When acclaimed impressionist painter C.W. Mundy gets ready to start a new work, he begins with a simple step:
“I lay my hands on every canvas, and I pray over it,” Mundy said.
His Christian faith and his wife, Rebecca, have been the two biggest reasons for his success, said Mundy, whose early career as an illustrator included working for former Indiana University basketball coach Bob Knight.
You can see an exhibition of Mundy's paintings now through Nov. 30 at Castle Gallery Fine Art, 1202 W. Wayne St. in Fort Wayne. Mundy, 68, also will be here for an artist reception 5-10 p.m. Saturday; he will speak about his work at 7 p.m.
Early art interest
Born in 1945 in Indianapolis, Mundy became interested in art as a young boy when he would sit on his father's lap and watch his dad doodle, he said during a telephone interview from his home in Indianapolis.
A Sunday School teacher helped harness his creative energy — and gave him early positive feedback — by asking him to do daily posters for Vacation Bible School.
“I got a lot of recognition for that,” he said.
He studied art in the late 1960s at Ball State University in Muncie, graduating in 1969. Classmates included “Garfield” comic strip creator Jim Davis and Fort Wayne artist Jody Hemphill Smith, who owns Castle Gallery with her husband, Mark Paul Smith.
Working for IU
A sports fan and former Ball State basketball player, Mundy began his art career as an illustrator, specializing in sports figures.
He caught Bob Knight's attention with a piece of art featuring images of the coach and a few of his players painted on a section of hardwood flooring. Knight contacted Mundy to ask if he wanted to draw the cover illustrations for IU basketball media guides and for game programs.
“He said it was the first time he saw art of ballplayers that really looked like the ballplayer,” said Mundy, who did art for IU from 1983 to 1991.
With help from Knight, Mundy also made connections that resulted in some of his illustrations being used in attractions such as the Naismith Memorial Basketball Hall of Fame in Springfield, Mass., and Indiana Basketball Hall of Fame in New Castle.
At the same time, Mundy found himself getting farther and farther adrift spiritually and in life, he said. Two events changed his life.
First, in 1985, he re-submitted himself to God, he said.
Prayer helps him focus on what he needs to do rather than following tangents other people want him to take, he said. He's not interested in being part of a religious denomination, but the belief that Jesus Christ died for mankind's sins lies at the core of everything he tries to do.
“I know more about Scripture than I do about art,” Mundy said.
He never pushes his faith on others in person or in his art, he said. But he's happy to talk about it if conversation leads there.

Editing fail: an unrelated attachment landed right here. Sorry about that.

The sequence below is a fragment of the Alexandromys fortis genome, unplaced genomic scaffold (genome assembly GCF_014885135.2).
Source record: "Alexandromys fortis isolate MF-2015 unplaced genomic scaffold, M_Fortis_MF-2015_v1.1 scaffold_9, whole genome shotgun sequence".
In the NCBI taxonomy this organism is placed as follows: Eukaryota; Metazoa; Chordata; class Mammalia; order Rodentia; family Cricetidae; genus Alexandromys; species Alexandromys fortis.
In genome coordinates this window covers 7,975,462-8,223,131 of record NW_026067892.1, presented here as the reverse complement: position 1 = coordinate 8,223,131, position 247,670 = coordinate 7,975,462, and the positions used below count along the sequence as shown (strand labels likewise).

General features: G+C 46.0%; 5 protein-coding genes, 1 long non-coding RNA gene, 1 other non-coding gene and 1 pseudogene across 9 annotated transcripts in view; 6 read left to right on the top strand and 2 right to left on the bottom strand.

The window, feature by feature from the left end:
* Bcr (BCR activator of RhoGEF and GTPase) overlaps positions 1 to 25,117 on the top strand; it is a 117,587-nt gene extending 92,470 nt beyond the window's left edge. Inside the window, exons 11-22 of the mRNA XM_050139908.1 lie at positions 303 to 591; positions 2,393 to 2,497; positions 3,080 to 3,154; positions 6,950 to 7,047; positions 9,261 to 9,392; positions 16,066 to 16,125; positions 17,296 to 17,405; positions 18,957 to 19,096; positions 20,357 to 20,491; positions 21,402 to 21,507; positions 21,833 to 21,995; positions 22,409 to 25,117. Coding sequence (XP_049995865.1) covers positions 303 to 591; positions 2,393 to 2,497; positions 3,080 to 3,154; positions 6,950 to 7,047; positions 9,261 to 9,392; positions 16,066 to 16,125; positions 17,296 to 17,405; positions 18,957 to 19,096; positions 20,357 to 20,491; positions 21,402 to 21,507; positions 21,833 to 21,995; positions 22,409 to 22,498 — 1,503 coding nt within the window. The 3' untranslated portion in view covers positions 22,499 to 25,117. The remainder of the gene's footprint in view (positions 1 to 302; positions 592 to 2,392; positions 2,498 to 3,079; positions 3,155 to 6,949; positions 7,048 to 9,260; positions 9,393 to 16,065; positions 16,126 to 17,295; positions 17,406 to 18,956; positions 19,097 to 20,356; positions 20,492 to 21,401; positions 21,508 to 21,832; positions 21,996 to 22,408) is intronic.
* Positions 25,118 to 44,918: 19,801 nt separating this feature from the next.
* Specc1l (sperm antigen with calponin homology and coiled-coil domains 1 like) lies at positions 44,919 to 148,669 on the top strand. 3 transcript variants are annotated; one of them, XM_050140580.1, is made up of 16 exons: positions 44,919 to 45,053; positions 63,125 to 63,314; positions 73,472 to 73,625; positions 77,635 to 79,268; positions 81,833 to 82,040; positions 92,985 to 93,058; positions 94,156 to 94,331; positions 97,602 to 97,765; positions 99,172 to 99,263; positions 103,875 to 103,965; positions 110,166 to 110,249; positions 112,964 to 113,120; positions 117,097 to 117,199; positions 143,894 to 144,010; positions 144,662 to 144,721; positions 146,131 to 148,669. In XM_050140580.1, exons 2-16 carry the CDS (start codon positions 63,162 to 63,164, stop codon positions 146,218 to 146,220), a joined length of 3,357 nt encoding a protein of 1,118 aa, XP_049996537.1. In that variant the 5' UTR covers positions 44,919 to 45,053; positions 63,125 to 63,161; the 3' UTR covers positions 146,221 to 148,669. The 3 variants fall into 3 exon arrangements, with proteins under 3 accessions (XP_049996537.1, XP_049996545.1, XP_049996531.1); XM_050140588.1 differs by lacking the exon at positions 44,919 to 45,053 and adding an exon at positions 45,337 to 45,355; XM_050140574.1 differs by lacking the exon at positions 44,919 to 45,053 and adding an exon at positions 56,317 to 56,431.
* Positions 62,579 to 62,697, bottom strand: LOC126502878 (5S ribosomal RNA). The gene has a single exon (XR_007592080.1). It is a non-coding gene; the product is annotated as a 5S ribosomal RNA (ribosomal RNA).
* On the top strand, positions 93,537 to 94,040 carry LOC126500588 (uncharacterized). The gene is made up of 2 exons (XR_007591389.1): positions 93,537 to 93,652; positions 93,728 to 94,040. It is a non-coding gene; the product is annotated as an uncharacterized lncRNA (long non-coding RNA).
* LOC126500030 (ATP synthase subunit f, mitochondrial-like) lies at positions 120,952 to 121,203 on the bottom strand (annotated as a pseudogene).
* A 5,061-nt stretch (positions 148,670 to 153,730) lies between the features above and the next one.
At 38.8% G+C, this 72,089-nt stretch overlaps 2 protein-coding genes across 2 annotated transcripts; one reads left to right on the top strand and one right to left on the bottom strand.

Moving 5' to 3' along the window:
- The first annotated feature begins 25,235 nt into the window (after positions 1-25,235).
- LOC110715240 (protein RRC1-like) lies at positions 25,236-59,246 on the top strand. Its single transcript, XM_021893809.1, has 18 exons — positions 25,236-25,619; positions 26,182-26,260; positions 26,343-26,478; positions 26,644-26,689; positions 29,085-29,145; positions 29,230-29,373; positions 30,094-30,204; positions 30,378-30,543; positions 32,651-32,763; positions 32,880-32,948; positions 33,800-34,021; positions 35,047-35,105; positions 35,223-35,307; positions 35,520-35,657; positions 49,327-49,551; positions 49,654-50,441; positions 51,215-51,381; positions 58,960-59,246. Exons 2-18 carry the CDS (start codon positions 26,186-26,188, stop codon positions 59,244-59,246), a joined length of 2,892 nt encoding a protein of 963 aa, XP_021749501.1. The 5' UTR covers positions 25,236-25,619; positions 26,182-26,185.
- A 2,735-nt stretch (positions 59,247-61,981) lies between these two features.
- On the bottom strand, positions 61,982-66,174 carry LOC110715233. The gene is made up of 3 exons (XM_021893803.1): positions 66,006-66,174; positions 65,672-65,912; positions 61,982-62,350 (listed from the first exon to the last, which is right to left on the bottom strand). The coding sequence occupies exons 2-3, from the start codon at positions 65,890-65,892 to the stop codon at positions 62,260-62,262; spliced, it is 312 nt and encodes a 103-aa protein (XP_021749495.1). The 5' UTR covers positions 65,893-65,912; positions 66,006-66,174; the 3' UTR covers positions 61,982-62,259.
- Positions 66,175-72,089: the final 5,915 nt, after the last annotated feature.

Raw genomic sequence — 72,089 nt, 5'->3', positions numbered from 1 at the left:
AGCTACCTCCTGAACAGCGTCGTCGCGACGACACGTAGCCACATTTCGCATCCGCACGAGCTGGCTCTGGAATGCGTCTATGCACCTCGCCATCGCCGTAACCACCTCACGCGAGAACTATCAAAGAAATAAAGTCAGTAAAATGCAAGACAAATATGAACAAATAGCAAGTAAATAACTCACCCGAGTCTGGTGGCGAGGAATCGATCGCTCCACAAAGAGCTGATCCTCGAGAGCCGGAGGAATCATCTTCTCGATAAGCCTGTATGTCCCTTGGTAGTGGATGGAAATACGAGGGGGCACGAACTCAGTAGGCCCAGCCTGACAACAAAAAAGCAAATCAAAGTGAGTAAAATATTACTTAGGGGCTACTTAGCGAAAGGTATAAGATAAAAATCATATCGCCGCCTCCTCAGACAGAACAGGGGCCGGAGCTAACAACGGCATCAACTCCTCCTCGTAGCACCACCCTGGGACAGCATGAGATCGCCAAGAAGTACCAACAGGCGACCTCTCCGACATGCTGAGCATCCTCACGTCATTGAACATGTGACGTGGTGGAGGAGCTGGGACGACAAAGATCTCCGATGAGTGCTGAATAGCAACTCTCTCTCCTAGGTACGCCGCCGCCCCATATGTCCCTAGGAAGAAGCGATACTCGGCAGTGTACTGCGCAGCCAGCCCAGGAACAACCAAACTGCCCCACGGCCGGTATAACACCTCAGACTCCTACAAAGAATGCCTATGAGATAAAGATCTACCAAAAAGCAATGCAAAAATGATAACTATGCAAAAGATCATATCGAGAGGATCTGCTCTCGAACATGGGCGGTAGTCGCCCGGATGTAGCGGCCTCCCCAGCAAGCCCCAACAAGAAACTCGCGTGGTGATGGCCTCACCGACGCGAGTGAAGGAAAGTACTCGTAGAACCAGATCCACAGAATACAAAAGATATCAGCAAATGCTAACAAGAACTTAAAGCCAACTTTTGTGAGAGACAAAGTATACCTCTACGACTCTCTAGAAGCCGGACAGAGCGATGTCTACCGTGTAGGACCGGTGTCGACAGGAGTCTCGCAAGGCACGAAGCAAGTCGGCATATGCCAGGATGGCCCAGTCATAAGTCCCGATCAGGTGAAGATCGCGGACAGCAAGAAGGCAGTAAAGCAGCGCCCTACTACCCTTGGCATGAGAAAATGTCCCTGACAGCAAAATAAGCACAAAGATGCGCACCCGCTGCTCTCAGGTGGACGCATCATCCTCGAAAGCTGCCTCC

“We just want to follow his lead,” he said, including giving up art if called to a ministry.
The other turning point in his life came in 1989, when he married his wife.
“Next to the Lord, she is my greatest inspiration,” he said.
After they married, Rebecca, a fan of impressionist-style painting, supported him through her job as a physical therapist while he shifted from time-consuming art illustration to painting full time.
During the next few years, Mundy studied the work of impressionist painters who had preceded him, including noted Hoosier Group artists such as T.C. Steele. He also studied with a few renowned impressionist painters still working, including Scott Christensen and Dan Gerhartz.
In addition, Mundy began painting en plein air, which means out in the open air.
As he began to have success selling his art, Rebecca transitioned into managing all business aspects of his career. He describes her work of getting his art to market as every bit as important as his painting.
In September, Hemphill Smith reconnected with Mundy at a reunion of Ball State art students organized by Jim Davis and retired art professor Ned Griner.
Hemphill Smith had tried off and on to exhibit Mundy's work here since opening Castle Gallery 19 years ago. He had his own gallery in Indianapolis, however, and exhibited there.
“I think he is just the finest impressionist — probably one of the most internationally known impressionists today,” she said.
Mundy, who has won numerous honors and awards, said he focuses on beauty and harmony in his paintings rather than the view of some artists that man and the world are fractured. He has painted all around Indiana and in Europe.
“I love creek scenes,” he said. “I love the farm country, and the Amish up in that area (northeast Indiana).”
A skilled banjo player, Mundy enjoys testing boundaries in both his art and music.
“I have to be inspired, and the adventure is the inspiration,” he said.
He tries to find out what works, and what he can do to make something work if it isn't working.
“I'm as excited about the creativity as I have ever been,” he said.